My 911 story

This blog started in March 2004, about two and a half years after 9/11.  I’ve done a few political posts and talked about the war on terror, but generally keep it a bit lighter.  On the 10th anniversary of 9/11 however, I feel the need to document my story on that day….before I forget more of it than I already have.
My airline ticket on 9/11
I woke up early on Tuesday morning (for whatever reason I do distinctly remember that it was a Tuesday) because I had to fly to San Diego that day.  I was working for Convergys at the time and there was a big wireless industry trade show that was starting the following day.  I had something for breakfast, kissed DeAnna and the kids goodbye and headed out the door.  Like everyone else, I do remember it being a very crisp and bright blue sky kind of day.
I made my way to the airport, parked my car, got my ticket and went through security.  I don’t remember if we had to separate out our laptops or not, but I know I kept my shoes on and didn’t have to show my toothpaste in a ziploc baggie.  I walked down to the gate and met up with a few friends.  I had been flying a bit the previous year (when I worked for SDRC) so I was Silver Medallion on Delta – which actually was enough to get a system wide upgrade back then – so I was sitting in first class.  Seat 4A and next to me was one of my co-workers, Joe Feldkamp, in seat 4B.  We had some orange juice as we tool our seats and pretty soon we were taxing out and on our way.  We took off in a Boeing 757 on Delta flight 343 to San Diego at around 9:10 AM on September 11th 2001 – almost 20 minutes after American Flight 11 had struck the North Tower.
There was nothing remarkable about the take off or cruise to 36,000 feet.  I was reading a newspaper, Wall Street Journal I think, and figuring out if I was going to have the in flight breakfast or not.  About 30 minutes into the flight, things changed.  The captain came on the PA and rather than his normal welcome, he announced that he was getting word that there was an “issue” (not sure of that was the exact word or not…) that might force the FAA to shut down the grid and that if we turned around now they would let us land in Cincinnati, but if we kept going for another 5-10 minutes while they decided and it did close, we would have to land in St. Louis.  “We’re going back” and we immediately took a bank to the left and headed back home.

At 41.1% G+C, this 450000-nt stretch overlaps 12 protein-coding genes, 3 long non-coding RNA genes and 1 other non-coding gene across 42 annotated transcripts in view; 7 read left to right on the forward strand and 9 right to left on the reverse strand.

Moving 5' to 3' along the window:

Five minutes later the pilot came back on the PA and announced that he had word that a plane had struck one of the towers of the World Trade Center.  My mind immediately flashed to an image of the twin towers with the tail of a Cessna sticking out of one of them.  I seem to remember that a few months / years earlier there had been an accident (or was it an attack?) on the White House and remember seeing the images of a small plane’s wreckage on the lawn of the WH.  Surely this must be something similar.
We continued on our way to Cincinnati and Joe decided he wanted to call home.  They still had airphones in the seats at this time – I think they were GTE if I remember right.  Joe picked on up and wiped his card and I did the same with mine.  After a few attempts I finally got through to DeAnna and gave her our status – “Everything is OK here.  We’re coming back to Cincinnati.  What’s going on?”  She didn’t have any news for me right then, but I could tell she was worried.  There were no more announcements from the pilot.  I think he was getting more news than he wanted to share and was focused on getting us back to CVG and on the ground safely.